The report states that food fraud is estimated to cost around 40 billion U.S. dollars per year worldwide, with the United States (29.8%), China (13.6%) and India (12.6%) being the largest sources of fraudulent production. However, the report also highlights breakthroughs in tracking RFID chips, barcodes and QR codes in food labels and predicts that these will help address some of industry's concerns in traceability and provenance.

Read Roadmap.

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The Food Authenticity Network Newsletter - Issue 6 has just been distributed to our members. It can also be accessed here:

Food Authenticity Network Newsletter - Issue 6

This is a special edition of our Newsletter as it marks the second anniversary of the Food Authenticity Network. So we thought it would be  useful to inform our members about what has been achieved in the past two years and what is available on the website.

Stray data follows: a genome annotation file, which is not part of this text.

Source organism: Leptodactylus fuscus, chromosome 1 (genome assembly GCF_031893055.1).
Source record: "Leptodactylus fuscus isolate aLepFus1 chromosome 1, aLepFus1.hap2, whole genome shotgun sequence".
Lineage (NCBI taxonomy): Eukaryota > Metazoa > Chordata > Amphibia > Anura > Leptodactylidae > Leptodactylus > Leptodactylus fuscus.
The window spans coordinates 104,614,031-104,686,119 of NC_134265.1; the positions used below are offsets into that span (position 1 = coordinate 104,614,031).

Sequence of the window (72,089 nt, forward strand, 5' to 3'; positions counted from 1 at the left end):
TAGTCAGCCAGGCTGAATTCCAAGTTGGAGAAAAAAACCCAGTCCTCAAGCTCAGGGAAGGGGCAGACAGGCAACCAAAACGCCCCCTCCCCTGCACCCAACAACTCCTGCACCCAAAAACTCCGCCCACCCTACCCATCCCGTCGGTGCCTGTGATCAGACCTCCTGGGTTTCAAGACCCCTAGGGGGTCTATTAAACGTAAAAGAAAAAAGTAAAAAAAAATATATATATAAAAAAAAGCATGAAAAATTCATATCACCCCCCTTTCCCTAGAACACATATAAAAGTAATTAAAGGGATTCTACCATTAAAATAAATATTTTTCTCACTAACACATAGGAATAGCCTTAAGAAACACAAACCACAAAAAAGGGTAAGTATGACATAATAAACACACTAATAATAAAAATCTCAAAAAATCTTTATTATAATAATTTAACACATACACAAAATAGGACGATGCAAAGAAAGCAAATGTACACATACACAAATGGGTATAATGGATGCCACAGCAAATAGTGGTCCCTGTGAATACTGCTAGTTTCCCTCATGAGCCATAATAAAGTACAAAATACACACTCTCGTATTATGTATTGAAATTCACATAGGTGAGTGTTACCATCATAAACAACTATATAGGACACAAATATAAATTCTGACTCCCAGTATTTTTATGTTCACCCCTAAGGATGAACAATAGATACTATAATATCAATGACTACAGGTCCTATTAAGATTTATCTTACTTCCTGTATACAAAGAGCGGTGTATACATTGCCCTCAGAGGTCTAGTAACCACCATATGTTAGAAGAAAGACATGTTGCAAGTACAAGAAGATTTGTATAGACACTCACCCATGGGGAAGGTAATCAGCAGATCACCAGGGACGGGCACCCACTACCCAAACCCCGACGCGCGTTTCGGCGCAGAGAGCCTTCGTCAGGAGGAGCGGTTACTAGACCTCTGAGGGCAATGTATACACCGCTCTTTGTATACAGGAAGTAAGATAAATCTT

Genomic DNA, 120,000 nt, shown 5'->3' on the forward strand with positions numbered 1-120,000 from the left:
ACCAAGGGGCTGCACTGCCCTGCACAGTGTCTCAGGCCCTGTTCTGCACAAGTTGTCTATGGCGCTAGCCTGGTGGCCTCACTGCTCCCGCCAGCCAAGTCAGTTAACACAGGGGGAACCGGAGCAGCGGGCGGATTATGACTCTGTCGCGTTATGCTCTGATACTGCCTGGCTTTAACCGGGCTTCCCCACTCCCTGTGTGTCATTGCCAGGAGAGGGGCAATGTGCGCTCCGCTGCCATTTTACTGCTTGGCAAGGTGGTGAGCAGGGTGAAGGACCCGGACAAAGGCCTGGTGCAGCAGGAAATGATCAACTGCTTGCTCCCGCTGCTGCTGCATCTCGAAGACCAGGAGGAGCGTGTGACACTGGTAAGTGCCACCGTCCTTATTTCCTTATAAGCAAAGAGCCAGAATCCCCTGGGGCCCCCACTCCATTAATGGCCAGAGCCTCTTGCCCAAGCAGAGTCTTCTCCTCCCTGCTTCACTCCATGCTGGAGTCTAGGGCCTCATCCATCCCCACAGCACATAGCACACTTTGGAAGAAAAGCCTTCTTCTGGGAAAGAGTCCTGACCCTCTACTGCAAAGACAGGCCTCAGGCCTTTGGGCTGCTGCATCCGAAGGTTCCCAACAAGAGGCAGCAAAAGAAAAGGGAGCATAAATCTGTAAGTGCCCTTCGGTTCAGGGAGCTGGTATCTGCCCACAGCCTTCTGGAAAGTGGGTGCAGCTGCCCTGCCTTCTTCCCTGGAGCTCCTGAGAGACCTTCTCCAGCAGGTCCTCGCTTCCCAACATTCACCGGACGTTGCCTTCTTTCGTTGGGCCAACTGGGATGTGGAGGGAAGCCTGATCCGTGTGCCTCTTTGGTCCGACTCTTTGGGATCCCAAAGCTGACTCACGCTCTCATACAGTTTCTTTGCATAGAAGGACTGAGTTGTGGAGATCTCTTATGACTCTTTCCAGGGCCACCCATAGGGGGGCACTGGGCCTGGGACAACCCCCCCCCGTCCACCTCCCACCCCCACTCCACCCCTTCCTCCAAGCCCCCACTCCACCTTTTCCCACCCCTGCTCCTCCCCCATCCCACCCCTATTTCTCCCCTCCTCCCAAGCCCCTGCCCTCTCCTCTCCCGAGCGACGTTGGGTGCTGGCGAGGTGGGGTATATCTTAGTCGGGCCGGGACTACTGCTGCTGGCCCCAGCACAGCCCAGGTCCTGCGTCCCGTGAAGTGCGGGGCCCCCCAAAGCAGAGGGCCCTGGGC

As well as this recap, in this Newsletter, there is an article  on the use of peptide analysis to determine meat species from the new Quadram Institute (formerly IFR, Norwich), which is one of our Centres of Expertise. There is news about two initiatives in CEN, one looking at definitions and  terms for food authenticity and fraud, and a coordinating group to look at food authenticity methods in CEN Technical Committees. The work of SGF global standards of running a voluntary control system for the fruit juice industry is also described.

We hope you will enjoy reading the Newsletter and we look forward to receiving any comments you may have on it at Secretary@foodauthenticity.uk

Kind regards

Selvarani

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A suspected fake vodka factory has been raided in Aintree by HMRC, with almost 2,000 litres of potentially toxic alcohol seized.

People drinking counterfeit alcohol are "risking their lives and denying tax payers millions of pounds in unpaid duty that should be spent on vital public services".

Read the full story at: